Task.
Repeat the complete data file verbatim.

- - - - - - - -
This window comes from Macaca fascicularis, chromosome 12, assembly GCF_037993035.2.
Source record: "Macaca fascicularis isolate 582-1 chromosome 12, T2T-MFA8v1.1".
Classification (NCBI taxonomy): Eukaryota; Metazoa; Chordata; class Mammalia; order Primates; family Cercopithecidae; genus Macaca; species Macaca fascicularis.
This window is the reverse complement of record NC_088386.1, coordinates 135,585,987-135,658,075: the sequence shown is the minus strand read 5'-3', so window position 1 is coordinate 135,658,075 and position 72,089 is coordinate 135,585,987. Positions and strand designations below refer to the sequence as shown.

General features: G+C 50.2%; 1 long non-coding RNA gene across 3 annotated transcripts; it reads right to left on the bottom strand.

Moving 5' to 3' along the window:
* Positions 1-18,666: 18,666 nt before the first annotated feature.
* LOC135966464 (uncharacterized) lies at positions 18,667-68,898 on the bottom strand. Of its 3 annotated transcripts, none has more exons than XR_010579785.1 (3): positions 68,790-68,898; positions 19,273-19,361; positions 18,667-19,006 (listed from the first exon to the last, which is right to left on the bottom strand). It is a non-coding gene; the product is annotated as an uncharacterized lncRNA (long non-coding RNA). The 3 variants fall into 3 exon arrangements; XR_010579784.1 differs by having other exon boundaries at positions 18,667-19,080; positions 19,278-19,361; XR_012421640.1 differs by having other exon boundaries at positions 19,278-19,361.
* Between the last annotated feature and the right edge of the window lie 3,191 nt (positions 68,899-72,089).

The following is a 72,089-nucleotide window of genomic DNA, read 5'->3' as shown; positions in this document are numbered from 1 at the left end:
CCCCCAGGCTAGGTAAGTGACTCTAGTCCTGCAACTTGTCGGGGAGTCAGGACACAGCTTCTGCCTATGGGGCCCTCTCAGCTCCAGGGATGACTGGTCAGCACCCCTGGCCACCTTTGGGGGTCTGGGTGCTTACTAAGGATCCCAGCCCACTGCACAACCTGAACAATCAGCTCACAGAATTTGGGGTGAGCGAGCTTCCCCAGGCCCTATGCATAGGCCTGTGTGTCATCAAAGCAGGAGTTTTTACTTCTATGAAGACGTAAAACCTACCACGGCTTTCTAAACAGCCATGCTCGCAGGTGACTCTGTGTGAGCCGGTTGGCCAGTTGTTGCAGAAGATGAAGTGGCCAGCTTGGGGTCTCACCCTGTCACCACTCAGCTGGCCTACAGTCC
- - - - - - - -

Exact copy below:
This window comes from Macaca fascicularis, chromosome 12, assembly GCF_037993035.2.
Source record: "Macaca fascicularis isolate 582-1 chromosome 12, T2T-MFA8v1.1".
Classification (NCBI taxonomy): Eukaryota; Metazoa; Chordata; class Mammalia; order Primates; family Cercopithecidae; genus Macaca; species Macaca fascicularis.
This window is the reverse complement of record NC_088386.1, coordinates 135,585,987-135,658,075: the sequence shown is the minus strand read 5'-3', so window position 1 is coordinate 135,658,075 and position 72,089 is coordinate 135,585,987. Positions and strand designations below refer to the sequence as shown.

General features: G+C 50.2%; 1 long non-coding RNA gene across 3 annotated transcripts; it reads right to left on the bottom strand.

Moving 5' to 3' along the window:
* Positions 1-18,666: 18,666 nt before the first annotated feature.
* LOC135966464 (uncharacterized) lies at positions 18,667-68,898 on the bottom strand. Of its 3 annotated transcripts, none has more exons than XR_010579785.1 (3): positions 68,790-68,898; positions 19,273-19,361; positions 18,667-19,006 (listed from the first exon to the last, which is right to left on the bottom strand). It is a non-coding gene; the product is annotated as an uncharacterized lncRNA (long non-coding RNA). The 3 variants fall into 3 exon arrangements; XR_010579784.1 differs by having other exon boundaries at positions 18,667-19,080; positions 19,278-19,361; XR_012421640.1 differs by having other exon boundaries at positions 19,278-19,361.
* Between the last annotated feature and the right edge of the window lie 3,191 nt (positions 68,899-72,089).

The following is a 72,089-nucleotide window of genomic DNA, read 5'->3' as shown; positions in this document are numbered from 1 at the left end:
CCCCCAGGCTAGGTAAGTGACTCTAGTCCTGCAACTTGTCGGGGAGTCAGGACACAGCTTCTGCCTATGGGGCCCTCTCAGCTCCAGGGATGACTGGTCAGCACCCCTGGCCACCTTTGGGGGTCTGGGTGCTTACTAAGGATCCCAGCCCACTGCACAACCTGAACAATCAGCTCACAGAATTTGGGGTGAGCGAGCTTCCCCAGGCCCTATGCATAGGCCTGTGTGTCATCAAAGCAGGAGTTTTTACTTCTATGAAGACGTAAAACCTACCACGGCTTTCTAAACAGCCATGCTCGCAGGTGACTCTGTGTGAGCCGGTTGGCCAGTTGTTGCAGAAGATGAAGTGGCCAGCTTGGGGTCTCACCCTGTCACCACTCAGCTGGCCTACAGTCC